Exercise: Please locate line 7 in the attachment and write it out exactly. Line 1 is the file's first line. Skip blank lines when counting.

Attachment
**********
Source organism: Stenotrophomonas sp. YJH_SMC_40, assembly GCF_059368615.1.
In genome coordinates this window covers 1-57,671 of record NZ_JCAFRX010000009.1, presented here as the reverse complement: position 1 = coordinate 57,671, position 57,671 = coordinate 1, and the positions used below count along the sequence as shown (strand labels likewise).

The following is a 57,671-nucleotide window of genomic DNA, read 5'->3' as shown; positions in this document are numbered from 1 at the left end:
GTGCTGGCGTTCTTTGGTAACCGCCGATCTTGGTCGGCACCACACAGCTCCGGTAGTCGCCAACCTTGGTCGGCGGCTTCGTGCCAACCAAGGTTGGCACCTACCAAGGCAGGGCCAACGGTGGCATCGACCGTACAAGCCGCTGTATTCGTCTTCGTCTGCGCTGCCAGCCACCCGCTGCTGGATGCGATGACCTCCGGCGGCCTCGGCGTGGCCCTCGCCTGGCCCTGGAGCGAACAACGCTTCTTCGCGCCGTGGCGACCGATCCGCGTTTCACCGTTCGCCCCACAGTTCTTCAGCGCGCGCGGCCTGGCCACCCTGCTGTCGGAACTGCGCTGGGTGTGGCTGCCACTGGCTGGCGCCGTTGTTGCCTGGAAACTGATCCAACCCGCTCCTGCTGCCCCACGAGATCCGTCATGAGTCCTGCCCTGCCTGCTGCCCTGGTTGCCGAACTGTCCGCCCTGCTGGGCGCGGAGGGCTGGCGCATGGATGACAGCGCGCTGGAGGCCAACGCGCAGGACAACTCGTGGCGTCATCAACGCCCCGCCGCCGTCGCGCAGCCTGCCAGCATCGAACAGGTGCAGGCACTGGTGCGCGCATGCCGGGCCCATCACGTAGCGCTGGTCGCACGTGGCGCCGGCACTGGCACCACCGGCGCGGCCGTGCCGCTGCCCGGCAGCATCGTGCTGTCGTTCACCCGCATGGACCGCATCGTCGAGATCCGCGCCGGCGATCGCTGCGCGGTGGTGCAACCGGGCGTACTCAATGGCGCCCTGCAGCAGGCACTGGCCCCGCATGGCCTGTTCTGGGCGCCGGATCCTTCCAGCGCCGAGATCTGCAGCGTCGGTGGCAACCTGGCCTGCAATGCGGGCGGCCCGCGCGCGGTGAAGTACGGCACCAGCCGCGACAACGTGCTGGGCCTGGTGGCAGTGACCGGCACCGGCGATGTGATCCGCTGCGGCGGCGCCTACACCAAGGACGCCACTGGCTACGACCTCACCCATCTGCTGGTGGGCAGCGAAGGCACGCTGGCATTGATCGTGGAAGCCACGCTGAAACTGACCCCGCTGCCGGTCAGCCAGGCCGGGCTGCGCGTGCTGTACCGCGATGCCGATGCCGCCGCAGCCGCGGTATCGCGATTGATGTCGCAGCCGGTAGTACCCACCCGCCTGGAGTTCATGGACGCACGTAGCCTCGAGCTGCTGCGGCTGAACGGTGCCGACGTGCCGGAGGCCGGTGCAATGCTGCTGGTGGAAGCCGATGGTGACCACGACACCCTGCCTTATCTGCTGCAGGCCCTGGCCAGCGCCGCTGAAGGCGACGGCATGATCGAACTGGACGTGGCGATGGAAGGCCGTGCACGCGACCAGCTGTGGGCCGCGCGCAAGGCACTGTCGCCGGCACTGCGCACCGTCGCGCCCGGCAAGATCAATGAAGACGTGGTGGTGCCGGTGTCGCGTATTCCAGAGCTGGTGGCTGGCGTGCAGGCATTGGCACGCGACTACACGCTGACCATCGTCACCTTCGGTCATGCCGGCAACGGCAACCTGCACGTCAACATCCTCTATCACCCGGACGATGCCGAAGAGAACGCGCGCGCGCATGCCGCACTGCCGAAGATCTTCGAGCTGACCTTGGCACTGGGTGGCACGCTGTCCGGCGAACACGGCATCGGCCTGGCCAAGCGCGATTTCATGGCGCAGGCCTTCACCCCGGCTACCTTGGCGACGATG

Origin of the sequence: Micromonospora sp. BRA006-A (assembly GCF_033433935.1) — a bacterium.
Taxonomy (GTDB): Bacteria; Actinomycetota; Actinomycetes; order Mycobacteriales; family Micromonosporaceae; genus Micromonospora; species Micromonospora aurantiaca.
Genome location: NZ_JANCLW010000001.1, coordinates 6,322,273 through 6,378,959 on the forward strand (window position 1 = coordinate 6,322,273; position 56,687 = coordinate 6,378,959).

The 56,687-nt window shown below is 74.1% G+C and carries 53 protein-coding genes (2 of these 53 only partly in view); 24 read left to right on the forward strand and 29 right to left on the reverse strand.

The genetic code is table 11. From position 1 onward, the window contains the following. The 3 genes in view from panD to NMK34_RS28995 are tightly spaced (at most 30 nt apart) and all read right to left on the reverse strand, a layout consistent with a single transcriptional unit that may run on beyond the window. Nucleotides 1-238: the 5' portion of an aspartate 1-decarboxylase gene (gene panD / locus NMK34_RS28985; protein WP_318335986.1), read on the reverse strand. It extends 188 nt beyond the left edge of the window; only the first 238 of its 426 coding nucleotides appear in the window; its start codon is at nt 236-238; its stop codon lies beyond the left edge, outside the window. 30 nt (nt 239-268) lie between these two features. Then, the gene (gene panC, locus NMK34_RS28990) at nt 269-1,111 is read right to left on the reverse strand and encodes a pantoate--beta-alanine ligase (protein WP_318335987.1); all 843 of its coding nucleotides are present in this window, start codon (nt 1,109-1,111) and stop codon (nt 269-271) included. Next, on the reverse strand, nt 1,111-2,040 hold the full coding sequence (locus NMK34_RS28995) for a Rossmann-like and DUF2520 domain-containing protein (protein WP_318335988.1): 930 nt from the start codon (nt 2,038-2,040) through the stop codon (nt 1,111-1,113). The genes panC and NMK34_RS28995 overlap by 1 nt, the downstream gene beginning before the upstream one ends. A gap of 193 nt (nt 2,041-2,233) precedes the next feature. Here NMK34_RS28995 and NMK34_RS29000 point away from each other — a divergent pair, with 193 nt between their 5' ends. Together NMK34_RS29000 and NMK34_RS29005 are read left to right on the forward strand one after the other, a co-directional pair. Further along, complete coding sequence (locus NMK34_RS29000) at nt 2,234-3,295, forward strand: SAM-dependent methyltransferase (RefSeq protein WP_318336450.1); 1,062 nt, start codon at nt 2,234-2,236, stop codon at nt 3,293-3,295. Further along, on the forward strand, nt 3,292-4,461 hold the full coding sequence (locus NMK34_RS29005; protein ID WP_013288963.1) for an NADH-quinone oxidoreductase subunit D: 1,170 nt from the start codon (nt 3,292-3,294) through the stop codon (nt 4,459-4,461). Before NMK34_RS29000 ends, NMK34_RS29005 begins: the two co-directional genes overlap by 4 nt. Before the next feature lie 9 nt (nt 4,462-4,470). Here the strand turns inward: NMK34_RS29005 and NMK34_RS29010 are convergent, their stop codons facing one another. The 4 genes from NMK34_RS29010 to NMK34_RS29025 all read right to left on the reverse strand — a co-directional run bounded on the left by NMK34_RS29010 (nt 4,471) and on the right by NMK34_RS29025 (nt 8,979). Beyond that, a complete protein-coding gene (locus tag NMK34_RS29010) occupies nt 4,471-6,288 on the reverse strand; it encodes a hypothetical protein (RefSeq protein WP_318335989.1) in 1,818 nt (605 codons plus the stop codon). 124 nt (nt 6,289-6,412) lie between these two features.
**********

Genome location: NZ_JANCLW010000001.1, coordinates 6,322,273 through 6,378,959 on the forward strand (window position 1 = coordinate 6,322,273; position 56,687 = coordinate 6,378,959).